‘Winter’s not done with us yet’: Storm brings slippery roads, may impact Tuesday morning commute
MADISON, Wis. – Monday’s storm brought slushy, slippery conditions to the Madison area, and its effects may carry over into Tuesday, as well.
“People underestimate how quickly your car can slide out of control,” said Kathryn Kleckner, who lives on Old Middleton Road. She spent Monday watching close-calls on the road outside her house.
“There’s a little curve and it slants toward the gutter. There was one car that just slammed right into the snow bank when it lost control,” Kleckner said. “Coming the other direction, there were cars sliding and they were slipping into the other snowbank. When they tried to over-compensate, they would go over the center line, and that’s when it gets scary.”
She put up a sign in her yard that says “When icy, slow down.” Two cars crashed in her yard earlier this winter.
“Both the drivers were fine, just the damage went to the cars and my little lilac bush,” Kleckner said. “It’ll recover.”
WE KNOW saying “slow down” on the news gets old. So I appreciate this new approach from a woman living on Old Middleton Road: pic.twitter.com/pdw17SDrQy
— Madalyn O’Neill (@news3madalyn) February 18, 2020
It wasn’t just Old Middleton Road feeling the storm’s effects.
“One thing with this particular storm is because it is a little warmer than what your typical winter storms are, a lot of the snow is melting when it hits the roads, so we’re seeing sloppier, slushier roads out there,” said Bryan Johnson, a spokesperson for the City of Madison Streets Division.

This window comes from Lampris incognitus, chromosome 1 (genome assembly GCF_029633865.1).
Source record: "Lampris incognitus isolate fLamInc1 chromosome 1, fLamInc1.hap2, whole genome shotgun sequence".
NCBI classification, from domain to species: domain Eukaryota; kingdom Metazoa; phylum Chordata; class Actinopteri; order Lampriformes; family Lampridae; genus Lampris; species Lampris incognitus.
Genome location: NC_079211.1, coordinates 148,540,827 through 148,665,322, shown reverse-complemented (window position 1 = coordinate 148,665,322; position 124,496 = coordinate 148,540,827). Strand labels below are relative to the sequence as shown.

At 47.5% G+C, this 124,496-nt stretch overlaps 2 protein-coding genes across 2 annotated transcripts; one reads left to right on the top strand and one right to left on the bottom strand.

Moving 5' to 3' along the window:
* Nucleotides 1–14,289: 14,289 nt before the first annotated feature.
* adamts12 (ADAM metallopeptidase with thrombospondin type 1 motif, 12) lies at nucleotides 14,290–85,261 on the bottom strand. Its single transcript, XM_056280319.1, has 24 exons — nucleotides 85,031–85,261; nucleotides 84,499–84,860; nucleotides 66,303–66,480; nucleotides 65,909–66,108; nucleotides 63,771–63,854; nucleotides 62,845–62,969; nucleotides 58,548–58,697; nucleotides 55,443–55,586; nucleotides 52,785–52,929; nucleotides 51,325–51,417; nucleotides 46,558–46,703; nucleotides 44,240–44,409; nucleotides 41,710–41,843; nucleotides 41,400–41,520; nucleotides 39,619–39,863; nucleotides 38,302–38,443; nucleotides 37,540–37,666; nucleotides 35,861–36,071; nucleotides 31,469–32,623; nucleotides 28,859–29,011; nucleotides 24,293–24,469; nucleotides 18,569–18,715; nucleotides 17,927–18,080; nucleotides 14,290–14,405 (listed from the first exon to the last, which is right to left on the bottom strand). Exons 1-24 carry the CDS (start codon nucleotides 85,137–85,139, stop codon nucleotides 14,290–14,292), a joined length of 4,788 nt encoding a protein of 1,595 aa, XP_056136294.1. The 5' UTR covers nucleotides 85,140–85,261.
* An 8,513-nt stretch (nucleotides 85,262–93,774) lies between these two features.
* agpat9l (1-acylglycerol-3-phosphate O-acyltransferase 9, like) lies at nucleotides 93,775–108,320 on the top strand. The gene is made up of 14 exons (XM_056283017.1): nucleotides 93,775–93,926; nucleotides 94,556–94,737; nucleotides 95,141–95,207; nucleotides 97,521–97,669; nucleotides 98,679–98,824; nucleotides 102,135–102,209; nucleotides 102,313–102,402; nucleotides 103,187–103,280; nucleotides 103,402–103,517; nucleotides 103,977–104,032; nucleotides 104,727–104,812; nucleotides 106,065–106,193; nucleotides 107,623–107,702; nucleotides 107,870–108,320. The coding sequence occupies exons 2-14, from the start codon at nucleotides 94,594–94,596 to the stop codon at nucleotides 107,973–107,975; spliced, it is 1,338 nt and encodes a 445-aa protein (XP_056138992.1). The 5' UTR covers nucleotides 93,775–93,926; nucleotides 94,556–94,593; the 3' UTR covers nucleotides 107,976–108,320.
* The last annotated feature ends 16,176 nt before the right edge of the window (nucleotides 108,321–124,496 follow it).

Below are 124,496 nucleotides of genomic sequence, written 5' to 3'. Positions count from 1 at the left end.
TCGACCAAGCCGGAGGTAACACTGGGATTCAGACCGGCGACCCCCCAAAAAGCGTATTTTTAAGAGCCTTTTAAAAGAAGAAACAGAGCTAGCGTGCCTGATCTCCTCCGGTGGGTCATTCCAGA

Since it started snowing, Johnson said 32 city plow trucks have been on the roads, applying salt where needed on main thoroughfares, which make up about half of city streets. Two more trucks are laying down sand on certain hills, curves and intersections.
Once the storm stops around midnight, about 150 pieces of equipment will go out to plow all city streets, according to a Streets Division release. That work will take 12 to 16 hours, sliding into Tuesday morning, when Johnson said commuters should still plan for extra driving time.
“Don’t tailgate or get too close. Give yourself plenty of time to stop,” he said. “Plan it as if it’s the worst case scenario. Give yourself a few extra minutes, set your alarm a little earlier just to make certain you can get through town just in case it is a little snowier than you expect. That way you’re not running late or feeling like you have to rush. That’s where we run into problems.”
Kleckner said from her part of town, things were so far, so good.
“So far, they’ve all recovered from the slips and slides,” she said.
No snow emergency is declared in Madison Monday night, but the city is asking residents to park off the street to help with the overnight plowing and to give the plows space.
Johnson encouraged residents to visit this city website for winter information, including street conditions, snow emergency alerts and winter parking.
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